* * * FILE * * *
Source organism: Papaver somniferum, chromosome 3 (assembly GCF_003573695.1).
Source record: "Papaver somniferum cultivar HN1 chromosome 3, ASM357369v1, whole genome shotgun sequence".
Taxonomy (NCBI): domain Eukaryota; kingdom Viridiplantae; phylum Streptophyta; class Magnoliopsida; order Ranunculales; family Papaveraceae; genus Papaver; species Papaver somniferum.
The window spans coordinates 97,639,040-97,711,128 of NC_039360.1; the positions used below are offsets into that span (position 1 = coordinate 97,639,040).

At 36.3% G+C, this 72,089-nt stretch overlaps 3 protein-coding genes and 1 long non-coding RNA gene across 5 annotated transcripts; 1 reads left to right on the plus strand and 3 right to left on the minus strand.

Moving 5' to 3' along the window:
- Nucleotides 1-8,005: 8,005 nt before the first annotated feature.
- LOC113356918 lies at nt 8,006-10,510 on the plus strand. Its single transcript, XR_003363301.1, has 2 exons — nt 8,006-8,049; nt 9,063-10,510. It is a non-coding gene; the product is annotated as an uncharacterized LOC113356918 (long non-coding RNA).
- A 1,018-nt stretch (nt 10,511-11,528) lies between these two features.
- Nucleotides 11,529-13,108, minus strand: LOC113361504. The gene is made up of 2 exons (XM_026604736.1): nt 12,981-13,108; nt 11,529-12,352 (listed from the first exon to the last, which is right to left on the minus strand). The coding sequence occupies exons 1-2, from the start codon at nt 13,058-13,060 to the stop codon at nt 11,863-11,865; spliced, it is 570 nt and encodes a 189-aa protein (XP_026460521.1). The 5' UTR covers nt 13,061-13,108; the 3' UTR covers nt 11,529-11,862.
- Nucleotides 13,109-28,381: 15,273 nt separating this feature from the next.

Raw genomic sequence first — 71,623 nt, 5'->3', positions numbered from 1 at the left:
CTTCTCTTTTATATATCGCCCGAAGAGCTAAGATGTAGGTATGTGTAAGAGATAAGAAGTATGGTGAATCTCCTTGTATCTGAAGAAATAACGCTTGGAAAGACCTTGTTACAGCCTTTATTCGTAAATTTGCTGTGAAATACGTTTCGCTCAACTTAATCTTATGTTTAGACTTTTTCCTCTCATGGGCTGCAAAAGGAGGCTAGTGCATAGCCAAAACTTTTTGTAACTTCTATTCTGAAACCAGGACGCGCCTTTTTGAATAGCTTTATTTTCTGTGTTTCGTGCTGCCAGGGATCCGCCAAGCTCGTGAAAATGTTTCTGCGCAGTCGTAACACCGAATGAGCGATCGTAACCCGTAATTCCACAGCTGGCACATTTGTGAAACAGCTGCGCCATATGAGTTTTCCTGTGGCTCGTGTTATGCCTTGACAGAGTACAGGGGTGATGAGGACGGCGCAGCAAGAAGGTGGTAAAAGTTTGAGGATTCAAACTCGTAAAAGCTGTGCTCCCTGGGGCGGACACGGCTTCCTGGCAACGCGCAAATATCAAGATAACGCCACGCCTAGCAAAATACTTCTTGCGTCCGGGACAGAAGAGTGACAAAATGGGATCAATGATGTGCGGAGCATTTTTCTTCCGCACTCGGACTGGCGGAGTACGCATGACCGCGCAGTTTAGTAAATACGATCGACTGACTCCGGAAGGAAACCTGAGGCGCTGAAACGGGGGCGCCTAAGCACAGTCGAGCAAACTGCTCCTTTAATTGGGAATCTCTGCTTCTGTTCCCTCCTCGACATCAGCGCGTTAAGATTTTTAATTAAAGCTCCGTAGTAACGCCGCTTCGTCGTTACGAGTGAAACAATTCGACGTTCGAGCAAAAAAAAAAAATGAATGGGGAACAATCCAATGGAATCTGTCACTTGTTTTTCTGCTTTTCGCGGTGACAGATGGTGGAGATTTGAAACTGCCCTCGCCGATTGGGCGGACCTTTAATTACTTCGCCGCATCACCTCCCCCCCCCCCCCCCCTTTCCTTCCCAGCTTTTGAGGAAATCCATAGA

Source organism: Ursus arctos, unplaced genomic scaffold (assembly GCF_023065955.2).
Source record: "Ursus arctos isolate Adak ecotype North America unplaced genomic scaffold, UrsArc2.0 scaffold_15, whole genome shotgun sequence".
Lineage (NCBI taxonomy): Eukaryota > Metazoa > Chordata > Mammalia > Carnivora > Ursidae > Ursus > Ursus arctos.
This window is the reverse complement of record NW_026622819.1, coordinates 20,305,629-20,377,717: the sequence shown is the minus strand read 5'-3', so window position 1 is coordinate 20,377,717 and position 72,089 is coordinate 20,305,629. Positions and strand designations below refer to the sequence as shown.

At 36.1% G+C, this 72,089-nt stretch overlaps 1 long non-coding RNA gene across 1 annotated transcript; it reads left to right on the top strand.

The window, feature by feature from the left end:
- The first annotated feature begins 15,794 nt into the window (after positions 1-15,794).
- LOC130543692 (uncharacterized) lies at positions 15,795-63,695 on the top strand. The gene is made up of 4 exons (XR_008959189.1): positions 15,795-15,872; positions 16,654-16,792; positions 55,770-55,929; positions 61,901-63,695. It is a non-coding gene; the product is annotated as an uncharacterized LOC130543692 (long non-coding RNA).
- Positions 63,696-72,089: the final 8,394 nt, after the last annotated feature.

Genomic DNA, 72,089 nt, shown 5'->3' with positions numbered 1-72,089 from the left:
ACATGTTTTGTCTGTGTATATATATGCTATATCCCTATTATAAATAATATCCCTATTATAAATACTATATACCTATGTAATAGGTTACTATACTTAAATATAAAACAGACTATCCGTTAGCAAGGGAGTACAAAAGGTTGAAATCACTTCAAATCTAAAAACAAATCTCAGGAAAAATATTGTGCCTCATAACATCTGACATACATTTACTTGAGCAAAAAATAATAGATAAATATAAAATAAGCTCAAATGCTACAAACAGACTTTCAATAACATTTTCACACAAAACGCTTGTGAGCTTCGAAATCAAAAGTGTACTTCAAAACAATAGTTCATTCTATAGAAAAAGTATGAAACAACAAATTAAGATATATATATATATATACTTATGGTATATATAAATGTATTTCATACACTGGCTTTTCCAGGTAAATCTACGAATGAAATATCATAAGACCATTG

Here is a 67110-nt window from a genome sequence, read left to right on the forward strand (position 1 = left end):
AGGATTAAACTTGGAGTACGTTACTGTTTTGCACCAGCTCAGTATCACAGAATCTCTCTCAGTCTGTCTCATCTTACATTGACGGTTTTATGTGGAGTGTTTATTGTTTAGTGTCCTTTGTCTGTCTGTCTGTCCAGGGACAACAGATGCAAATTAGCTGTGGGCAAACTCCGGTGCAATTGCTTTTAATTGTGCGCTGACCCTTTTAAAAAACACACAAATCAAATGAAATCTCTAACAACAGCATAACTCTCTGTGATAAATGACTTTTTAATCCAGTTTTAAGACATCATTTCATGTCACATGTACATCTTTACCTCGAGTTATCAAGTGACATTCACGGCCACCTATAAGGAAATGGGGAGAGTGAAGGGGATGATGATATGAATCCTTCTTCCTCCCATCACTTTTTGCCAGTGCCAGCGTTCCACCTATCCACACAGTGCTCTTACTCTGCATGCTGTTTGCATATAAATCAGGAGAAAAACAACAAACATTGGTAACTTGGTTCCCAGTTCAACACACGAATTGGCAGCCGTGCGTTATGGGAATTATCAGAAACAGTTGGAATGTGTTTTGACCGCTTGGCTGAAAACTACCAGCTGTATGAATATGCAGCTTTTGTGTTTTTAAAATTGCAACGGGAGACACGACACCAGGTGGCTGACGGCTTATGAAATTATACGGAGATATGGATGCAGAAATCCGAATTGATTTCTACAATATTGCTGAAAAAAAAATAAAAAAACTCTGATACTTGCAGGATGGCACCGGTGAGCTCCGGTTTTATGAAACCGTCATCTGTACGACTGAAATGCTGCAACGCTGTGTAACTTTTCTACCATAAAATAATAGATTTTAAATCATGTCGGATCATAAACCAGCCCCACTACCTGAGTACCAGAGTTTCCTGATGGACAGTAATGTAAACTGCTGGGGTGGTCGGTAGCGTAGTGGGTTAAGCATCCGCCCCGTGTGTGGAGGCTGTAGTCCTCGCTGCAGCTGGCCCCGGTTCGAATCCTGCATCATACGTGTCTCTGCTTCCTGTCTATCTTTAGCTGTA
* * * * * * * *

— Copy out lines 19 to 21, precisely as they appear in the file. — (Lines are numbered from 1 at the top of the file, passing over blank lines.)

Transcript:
The window, feature by feature from the left end:
- The first annotated feature begins 15,794 nt into the window (after positions 1-15,794).
- LOC130543692 (uncharacterized) lies at positions 15,795-63,695 on the top strand. The gene is made up of 4 exons (XR_008959189.1): positions 15,795-15,872; positions 16,654-16,792; positions 55,770-55,929; positions 61,901-63,695. It is a non-coding gene; the product is annotated as an uncharacterized LOC130543692 (long non-coding RNA).